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Philips, Hamilton Medical To FDA: QMSR Shouldn’t Subject Devices To ISO Traceability Requirements

Executive Summary

The makers of breathing machines said in comments to the US agency that it must address language in its draft Quality Management System Regulation that the companies say would place onerous traceability requirements on most medical devices.

Two makers of breathing machines have told the US Food and Drug Administration that it must address language in its draft Quality Management System Regulation (QMSR) that the manufacturers say would place onerous traceability requirements on most medical devices.

24 May is the deadline for commenting on the proposed QMSR, which will replace the FDA’s Quality System Regulation. The QSR has been the bedrock rule for making safe and effective devices in the US since the mid-1990s. The QMSR is a result of the agency’s years-long work harmonizing the QSR with international quality systems standard ISO 13485:2016.  (Also see "10 Things You Need To Know About FDA’s Proposed Quality Management System Regulation" - Medtech Insight, 23 Feb, 2022.)

The draft QMSR says in Sec. 810.10 (d) that companies that make devices that “support or sustain life … must comply with the requirements in Traceability for Implantable Devices, Clause 7.5.9.2 in ISO 13485.”

That clause, “Particular requirements for implantable medical devices,” says required records for traceability include “records of components, materials and conditions for the work environment used, if these could cause the medical device not to satisfy its specified safety and performance requirements.”

Clause 7.5.9.2 also says “suppliers of distribution services or distributors” must “maintain records of the distribution of medical devices,” among other requirements.

In 18 May comments to the FDA, Philips’ head of global regulations and standards, Elisabeth George, said the agency should strike from the final QMSR Sec. 810.10(d), as “we do not believe it is the intent of FDA to extend the 7.5.9.2 to all medical devices.” Her comments can be found here and here.

Sec. 810.10(d) “presents a significant issue that could impact ventilators and perhaps other products. In particular, those which incorporate OTS [off-the-shelf] technology such as embedded PCs,” George wrote in her letter.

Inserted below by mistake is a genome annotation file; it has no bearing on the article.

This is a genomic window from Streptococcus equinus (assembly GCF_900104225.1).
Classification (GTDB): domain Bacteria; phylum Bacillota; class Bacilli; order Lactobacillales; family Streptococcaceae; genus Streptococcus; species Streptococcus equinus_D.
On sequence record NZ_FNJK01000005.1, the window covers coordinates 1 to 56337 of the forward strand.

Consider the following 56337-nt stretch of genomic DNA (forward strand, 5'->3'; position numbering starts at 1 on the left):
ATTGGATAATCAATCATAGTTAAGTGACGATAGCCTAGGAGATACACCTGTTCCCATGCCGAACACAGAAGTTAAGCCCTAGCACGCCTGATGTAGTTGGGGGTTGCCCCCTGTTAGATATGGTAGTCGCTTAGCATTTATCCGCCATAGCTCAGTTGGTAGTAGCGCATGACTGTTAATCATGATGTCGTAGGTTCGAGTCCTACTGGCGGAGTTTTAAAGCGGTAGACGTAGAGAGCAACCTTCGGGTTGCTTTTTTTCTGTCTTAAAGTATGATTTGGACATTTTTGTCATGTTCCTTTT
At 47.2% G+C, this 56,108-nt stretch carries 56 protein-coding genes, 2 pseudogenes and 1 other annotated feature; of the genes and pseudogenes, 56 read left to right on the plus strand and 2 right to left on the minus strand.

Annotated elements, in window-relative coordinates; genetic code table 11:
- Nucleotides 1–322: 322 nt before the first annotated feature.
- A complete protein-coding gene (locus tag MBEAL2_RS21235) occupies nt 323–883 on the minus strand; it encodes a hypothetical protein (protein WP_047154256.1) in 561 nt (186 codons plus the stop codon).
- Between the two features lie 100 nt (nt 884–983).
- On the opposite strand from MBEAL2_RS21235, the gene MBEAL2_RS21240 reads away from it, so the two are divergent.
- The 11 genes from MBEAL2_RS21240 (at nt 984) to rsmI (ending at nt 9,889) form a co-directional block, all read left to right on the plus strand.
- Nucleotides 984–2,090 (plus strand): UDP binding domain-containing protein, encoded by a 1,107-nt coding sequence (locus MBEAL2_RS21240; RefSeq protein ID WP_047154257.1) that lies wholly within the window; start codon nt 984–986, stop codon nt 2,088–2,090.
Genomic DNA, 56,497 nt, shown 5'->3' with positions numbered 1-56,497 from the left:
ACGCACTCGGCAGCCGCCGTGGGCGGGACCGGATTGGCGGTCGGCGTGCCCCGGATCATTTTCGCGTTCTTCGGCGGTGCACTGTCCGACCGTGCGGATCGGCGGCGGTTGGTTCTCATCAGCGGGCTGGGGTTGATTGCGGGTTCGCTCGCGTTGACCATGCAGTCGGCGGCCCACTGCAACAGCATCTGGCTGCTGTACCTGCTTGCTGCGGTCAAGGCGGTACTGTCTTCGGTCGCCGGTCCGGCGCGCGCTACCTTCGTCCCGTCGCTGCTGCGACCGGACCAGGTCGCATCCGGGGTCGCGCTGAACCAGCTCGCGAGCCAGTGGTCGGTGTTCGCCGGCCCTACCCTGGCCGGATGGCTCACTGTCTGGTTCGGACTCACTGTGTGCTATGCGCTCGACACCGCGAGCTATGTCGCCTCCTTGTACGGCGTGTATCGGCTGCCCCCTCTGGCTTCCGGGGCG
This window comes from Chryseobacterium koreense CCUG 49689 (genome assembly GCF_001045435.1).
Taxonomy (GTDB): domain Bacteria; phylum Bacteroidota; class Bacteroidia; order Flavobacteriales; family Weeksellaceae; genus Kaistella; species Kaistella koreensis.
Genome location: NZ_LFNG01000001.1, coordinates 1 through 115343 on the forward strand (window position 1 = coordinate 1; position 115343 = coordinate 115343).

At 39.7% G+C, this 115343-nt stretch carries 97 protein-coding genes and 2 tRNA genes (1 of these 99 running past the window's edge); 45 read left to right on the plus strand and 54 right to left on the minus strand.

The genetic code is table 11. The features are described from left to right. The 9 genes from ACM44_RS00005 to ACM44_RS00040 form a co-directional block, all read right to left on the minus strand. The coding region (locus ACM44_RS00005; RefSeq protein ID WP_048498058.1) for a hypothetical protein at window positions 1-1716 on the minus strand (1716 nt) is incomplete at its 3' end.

An embedded PC is a computer system that forms part of a larger machine or system.

Meanwhile, the product manager for Hamilton Medical, Matthias Himmelstoss, wrote in March comments to the FDA that QMSR Sec. 810.10(d) would create a “risk of unmanageable workload.” He also said it wasn’t necessary.

“Mechanical ventilators must be regarded as life-supporting or -sustaining devices, and they are constructed out of hundreds of parts – namely, they are monitored and controlled by a special software, which also has to comply to high-standard requirements,” Himmelstoss wrote. “But next to built-in software, every part of a ventilator is evaluated in terms of its risk to fail and endanger a patient. This is required e.g. by IEC 60601-1 and related standards.”

The international standard IEC 60601-1 is “Medical Electrical Equipment - Part 1: General Requirements For Basic Safety And Essential Performance.”

He noted that “by European law, manufacturers are furthermore required to trend and document all incidents and report this trend analysis to the authorities (Article 88, Regulation (EU) 2017/745).”

Himmelstoss concluded by suggesting that “for non-implantable devices, the process of trend reporting as described in the European regulation is sufficient.”

Philips Wants 2 Years For Rule Transition

The letter from Philips’ George also urged the agency to rethink its proposed one-year transition time frame for companies to switch from the QSR to the QMSR.

In her letter George proposes “at least two years allowed from the time that the FDA issues this rule and all associated guidance have been updated.”

“Companies that don’t have 13485 certifications will need more time.” – Elisabeth George

The director of the FDA’s device center, Jeff Shuren, said earlier this month that the agency thought one year for transition “was enough time” when it was included in the draft QMSR.  (Also see "‘If You Know The Answer, Let Me Know’: FDA’s Shuren Mum On 1 Year Transition For Coming QMSR Reg" - Medtech Insight, 4 May, 2022.)

Industry advocacy groups including AdvaMed and the Medical Imaging & Technology Alliance told the FDA at a March public meeting on the QMSR that one year wouldn’t give some device makers enough time to make the rule switch. Even the convener of the International Organization for Standardization (ISO) working group that oversees ISO 13485 told the agency at the time that some companies, big and small, will need at least an extra year.  (Also see "Industry To FDA: 1 Year Isn’t Enough Time To Transition To New QMSR Rule" - Medtech Insight, 2 Mar, 2022.)

“Companies that don’t have 13485 certifications will need more time. And the activities will be easier if all associated FDA guidance documents have appropriate linkages,” George wrote. The “timing seems appropriate for those manufacturers that already have compliance to ISO 13485 in place; however, I am concerned that it may be a challenge for small domestic-only establishments.”

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